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The Interview hits $40 million in digital sales, but they're slowing down

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The Interview has now brought in more than $40 million in digital sales, representing over 5.8 million purchases and rentals during the nearly one month since its release, according to Variety. Though The Interview is still performing well digitally, its sales are clearly tapering off. The film took in over $30 million during its first two weeks, meaning these last two weeks represent a huge dip. Nonetheless, Sony seems to be happy with it. "We always said that we would get the movie to the greatest audience possible," Sony Pictures CEO Michael Lynton says in a statement. "Achieving over $40 million in digital sales is a significant milestone."

"Achieving over $40 million in digital sales is a significant milestone."

Lynton's right, even if it isn't going to make The Interview hugely profitable. The Interview is easily the highest profile film to ever receive a simultaneous release on-demand and in theaters, and it's likely going to be the highest profile film to do so for a while. The results are encouraging — clearly a film can find success through an immediate VOD release — but they're hardly good enough to convince studios to start eschewing theatrical windows altogether. Plus, The Interview unintentionally received a global marketing push that it's going to be impossible for any other studio to recreate.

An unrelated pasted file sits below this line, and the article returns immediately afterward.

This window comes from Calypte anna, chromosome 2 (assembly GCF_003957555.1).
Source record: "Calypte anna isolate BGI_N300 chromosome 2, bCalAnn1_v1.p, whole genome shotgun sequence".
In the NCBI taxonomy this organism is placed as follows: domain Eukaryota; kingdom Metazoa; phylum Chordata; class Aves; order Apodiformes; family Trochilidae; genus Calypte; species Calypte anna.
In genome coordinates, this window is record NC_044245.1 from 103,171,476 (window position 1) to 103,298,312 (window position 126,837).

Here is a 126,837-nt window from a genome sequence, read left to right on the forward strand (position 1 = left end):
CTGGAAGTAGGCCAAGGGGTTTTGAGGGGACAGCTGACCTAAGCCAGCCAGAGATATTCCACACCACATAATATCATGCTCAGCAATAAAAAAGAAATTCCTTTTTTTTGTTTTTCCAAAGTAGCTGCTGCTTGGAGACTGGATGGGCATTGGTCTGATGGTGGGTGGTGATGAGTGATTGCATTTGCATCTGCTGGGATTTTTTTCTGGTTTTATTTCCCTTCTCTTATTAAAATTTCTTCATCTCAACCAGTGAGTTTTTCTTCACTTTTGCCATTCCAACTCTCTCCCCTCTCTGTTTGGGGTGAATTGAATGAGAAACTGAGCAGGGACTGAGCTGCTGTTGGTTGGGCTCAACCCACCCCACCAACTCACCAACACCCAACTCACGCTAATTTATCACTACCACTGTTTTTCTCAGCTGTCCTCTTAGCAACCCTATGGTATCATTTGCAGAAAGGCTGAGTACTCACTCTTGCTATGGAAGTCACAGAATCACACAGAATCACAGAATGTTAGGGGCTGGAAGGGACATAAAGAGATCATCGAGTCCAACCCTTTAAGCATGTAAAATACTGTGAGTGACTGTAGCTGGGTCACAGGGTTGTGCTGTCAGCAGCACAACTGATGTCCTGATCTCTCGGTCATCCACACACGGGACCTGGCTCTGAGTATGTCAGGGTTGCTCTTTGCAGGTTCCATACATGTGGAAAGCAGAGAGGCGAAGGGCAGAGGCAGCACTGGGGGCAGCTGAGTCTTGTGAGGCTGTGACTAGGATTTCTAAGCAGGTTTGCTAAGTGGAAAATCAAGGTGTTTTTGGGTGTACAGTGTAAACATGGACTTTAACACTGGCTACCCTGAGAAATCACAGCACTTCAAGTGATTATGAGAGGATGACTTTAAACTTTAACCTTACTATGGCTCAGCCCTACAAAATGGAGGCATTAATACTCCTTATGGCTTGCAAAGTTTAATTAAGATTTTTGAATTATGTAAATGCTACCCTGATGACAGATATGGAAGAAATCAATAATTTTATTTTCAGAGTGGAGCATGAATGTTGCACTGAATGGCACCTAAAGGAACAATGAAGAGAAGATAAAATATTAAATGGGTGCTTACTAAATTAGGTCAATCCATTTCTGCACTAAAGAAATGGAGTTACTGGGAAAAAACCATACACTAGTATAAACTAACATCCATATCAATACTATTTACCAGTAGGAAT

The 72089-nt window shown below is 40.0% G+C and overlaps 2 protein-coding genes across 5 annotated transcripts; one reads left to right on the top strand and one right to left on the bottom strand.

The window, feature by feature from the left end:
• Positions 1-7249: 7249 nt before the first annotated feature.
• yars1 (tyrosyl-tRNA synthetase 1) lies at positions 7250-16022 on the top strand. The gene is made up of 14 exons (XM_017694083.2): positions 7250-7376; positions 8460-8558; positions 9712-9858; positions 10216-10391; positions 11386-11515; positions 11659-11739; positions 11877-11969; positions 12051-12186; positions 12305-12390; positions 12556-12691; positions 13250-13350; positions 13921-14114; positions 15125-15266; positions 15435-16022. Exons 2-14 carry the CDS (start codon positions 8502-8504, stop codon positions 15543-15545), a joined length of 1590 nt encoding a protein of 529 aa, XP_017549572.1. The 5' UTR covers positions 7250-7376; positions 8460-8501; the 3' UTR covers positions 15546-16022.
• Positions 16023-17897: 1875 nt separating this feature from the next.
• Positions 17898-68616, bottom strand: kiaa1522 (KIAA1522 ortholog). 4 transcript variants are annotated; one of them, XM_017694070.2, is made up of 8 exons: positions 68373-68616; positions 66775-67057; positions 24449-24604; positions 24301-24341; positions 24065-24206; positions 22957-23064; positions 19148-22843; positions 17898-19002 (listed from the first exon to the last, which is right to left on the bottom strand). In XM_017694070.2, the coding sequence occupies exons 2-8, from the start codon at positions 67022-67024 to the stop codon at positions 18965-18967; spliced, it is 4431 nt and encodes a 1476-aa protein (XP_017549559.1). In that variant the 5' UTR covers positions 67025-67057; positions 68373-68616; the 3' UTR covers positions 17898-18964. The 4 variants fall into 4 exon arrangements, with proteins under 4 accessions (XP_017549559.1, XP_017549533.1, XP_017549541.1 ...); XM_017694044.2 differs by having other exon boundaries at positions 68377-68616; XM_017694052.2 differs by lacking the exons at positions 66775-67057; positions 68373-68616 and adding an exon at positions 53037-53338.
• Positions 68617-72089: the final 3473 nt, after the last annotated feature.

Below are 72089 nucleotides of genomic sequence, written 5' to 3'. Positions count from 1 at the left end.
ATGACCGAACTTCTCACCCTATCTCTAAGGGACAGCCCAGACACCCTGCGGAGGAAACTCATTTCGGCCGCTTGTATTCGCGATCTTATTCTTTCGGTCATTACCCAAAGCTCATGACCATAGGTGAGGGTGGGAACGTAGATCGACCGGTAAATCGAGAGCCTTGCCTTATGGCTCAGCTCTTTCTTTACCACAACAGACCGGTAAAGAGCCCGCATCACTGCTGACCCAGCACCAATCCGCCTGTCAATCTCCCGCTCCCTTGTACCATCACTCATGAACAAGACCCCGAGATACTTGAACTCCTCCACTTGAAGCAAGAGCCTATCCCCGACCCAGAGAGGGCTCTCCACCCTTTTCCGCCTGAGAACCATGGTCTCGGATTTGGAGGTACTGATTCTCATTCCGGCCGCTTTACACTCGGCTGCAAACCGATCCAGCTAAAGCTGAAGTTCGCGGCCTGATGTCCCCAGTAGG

The Interview has also taken in around $6 million through its limited theatrical release, which means that the film has likely now broken even on its reported $44 million production budget. Still, Variety reports that Sony spent around $75 million in total on the movie once you factor in marketing and other costs, so there's still a large amount of money that it'll take a while for The Interview to account for. Sony is now quickly bringing The Interview to DVD and Blu-ray, which should let the studio tap into home video sales while the film is still somewhat fresh off of its eventful release. The film is unlikely to ever do as well as it would have with a traditional release in theaters, but even with declining digital sales, it's clear that Sony has come far from a total loss.